Our first product which was a complete toy, the Sonic Lighter, back in the early days of the App Store. By the way, there were 18 other virtual cigarette lighters that were in the store when we launched and 17 of the 18 were free; we were the only ones that had the gall to charge 99 cents for ours. We had a great YouTube teaser with this man playing with fire primal thing going on with the Liggity [sp?] soundtrack that we pirated from the 2001 movie. Ultimately, the end of our video which was only about 30 seconds long of this dark setting of this dude playing with flame on his phone and he blows it out. Our demo was you could blow out a flame on your phone by detecting amplitude bursts against the microphone and approximating when; it was a great demo. Gizmoto, one of the online blogs, got their hands on the video teaser when we launched the product and rightly so accused us of trying to start cult; it was the best piece of marketing we could have possibly had. Two days later our product is number one in virtually every market on the iTunes App Store.
We then begin recording where people were igniting -- this is what we built into our product with analytics capabilities to understand what users were doing with our products and use that to model and make future decisions because we don't trust our instincts as it relates to product, it’s all new and these are consumers. Good luck predicting a consumer’s behavior. If you're in a company with the guy with the biggest ego and can pound the table the hardest wins, you should probably leave that company and join our company; how does he or she know? The discipline we try to have is that we don't so someone could have a hypothesis hopefully backed by data that we'll test and measure, once we measure hopefully we'll know. It’s a very different approach of building product to think about the 20 second teaser, what data we're going to measure, what are we going to learn, and what's the data that's driving me to the decision to where I think consumers will adopt these products. You roll that together and for us it’s worked so far. We've shipped 10 products and all of them have cracked the top of the charts. We have 10 million paying customers for those products in a fairly competitive marketplace.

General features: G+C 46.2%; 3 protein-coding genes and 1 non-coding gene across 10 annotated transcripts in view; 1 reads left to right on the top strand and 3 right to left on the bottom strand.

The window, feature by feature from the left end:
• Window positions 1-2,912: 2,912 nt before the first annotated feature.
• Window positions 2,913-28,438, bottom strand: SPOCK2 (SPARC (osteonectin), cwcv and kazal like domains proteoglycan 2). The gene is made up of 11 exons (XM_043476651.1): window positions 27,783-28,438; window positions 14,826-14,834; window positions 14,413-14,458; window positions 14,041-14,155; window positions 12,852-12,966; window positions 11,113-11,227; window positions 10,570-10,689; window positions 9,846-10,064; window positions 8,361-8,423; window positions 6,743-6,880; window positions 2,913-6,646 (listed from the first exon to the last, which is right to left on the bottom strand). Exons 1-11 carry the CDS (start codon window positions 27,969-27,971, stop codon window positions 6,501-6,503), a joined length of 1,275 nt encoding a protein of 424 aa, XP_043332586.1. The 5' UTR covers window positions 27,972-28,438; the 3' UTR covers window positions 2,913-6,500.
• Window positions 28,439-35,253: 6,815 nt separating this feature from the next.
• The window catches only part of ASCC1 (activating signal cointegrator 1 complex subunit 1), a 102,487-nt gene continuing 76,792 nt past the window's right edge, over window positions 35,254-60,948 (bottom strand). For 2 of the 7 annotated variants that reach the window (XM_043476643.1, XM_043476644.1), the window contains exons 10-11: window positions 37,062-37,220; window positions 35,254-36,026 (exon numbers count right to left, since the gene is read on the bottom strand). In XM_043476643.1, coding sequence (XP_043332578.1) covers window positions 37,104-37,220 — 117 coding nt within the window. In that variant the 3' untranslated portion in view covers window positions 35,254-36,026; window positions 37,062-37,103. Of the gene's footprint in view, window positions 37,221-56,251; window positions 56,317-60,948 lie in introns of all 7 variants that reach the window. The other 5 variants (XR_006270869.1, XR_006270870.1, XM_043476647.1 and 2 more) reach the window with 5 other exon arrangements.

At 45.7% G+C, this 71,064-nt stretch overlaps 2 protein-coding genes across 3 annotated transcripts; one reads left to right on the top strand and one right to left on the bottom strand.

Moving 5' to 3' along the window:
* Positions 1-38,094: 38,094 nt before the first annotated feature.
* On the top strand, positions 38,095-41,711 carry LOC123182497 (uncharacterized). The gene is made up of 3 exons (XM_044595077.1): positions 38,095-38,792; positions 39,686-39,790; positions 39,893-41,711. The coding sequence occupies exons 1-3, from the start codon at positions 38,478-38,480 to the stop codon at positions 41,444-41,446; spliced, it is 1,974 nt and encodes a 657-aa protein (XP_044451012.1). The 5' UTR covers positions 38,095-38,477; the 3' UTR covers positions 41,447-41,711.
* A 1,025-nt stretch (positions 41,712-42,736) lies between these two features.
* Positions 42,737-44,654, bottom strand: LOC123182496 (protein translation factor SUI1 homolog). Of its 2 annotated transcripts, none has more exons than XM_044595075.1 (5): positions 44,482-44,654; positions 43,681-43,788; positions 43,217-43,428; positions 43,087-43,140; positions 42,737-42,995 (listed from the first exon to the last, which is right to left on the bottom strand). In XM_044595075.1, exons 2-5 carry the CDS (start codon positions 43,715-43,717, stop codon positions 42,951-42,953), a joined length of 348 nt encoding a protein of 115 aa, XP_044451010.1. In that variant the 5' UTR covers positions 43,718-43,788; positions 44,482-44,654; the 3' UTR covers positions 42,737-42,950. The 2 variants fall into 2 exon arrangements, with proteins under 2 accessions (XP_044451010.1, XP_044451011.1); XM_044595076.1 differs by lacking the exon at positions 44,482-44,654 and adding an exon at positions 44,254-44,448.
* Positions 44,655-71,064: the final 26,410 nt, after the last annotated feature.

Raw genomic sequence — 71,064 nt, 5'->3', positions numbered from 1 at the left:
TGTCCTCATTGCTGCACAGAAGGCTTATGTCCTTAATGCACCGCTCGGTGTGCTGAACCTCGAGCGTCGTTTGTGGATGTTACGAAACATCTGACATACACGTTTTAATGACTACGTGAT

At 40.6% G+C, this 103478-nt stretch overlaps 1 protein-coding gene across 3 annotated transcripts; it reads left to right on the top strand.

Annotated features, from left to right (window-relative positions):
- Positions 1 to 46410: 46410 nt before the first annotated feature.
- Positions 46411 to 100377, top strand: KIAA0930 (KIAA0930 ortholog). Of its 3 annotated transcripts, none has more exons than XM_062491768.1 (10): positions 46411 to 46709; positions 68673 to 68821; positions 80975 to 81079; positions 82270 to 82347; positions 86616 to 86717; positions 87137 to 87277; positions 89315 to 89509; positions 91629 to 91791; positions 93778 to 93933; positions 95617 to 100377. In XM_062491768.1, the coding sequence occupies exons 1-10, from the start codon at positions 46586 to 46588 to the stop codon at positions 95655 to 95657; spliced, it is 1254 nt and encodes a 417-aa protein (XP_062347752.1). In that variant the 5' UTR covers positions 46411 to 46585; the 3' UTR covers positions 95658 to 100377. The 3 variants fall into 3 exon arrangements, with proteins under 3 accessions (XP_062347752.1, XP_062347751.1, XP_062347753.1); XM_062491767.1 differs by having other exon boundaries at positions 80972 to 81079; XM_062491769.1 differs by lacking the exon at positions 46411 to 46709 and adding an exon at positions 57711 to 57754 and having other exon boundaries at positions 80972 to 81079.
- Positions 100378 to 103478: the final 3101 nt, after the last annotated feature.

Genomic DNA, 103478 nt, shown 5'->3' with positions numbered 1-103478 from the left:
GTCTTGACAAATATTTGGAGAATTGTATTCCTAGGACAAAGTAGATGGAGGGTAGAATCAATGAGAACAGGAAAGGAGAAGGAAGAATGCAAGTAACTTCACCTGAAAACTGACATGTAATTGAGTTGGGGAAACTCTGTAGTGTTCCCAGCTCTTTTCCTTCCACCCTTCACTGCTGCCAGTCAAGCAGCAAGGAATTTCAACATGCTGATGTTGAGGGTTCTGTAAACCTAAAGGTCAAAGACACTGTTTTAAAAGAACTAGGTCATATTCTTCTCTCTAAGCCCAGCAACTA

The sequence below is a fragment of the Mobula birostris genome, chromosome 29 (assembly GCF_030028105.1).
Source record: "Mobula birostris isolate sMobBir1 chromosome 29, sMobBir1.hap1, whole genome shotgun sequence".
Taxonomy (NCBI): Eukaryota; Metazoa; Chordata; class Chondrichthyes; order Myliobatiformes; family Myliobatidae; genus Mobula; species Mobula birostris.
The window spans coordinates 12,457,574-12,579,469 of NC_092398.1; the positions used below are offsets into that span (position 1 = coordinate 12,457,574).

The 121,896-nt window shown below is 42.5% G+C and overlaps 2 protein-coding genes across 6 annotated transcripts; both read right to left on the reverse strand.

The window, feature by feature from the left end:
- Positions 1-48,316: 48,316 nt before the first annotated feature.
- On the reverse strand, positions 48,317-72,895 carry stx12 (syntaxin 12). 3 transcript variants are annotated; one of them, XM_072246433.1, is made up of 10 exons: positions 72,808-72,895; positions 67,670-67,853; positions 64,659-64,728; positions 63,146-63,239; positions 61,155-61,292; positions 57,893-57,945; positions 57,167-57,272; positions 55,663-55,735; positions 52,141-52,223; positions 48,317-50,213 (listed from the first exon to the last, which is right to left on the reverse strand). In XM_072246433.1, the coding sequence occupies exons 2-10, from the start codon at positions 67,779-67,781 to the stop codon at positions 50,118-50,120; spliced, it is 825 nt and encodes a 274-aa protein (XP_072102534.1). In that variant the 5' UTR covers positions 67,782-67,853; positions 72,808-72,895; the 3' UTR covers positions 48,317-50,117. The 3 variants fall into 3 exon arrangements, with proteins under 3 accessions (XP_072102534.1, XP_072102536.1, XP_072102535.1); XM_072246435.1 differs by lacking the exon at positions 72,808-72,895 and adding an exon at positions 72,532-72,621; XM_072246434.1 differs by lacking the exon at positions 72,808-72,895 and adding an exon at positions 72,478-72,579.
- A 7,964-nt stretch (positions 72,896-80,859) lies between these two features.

I'm not saying we've figured everything out, we're learning every day, but focusing on product I think is something we lose sight of because we're so busy hiring the marketing and sale department. My experience in building an enterprise software company with 1/3 of the Fortune 500 as customers including Chevron, Wal-Mart (which took a year and a half), and Bank of America is that the great sales organization is certainly helpful, but if I have a great product and a customer having a great experience with that product I can have all the other customers call them. That cuts through so much more of the inefficiency of the sales process than me spending $300,000 a year for an enterprise sales rep who is going to have a travel and expense budget of $15,000 a year on top of that. It isn't that I value sales, ultimately we're all in sales, but the point I'm making is that the best products are developed by developers that are close to understanding what that customer is going to do so there is a role of market in developing that. I just draw a distinction between that and the marketing that's trying to figure out how to convince people to buy it; how to practice that somewhat benign mind control.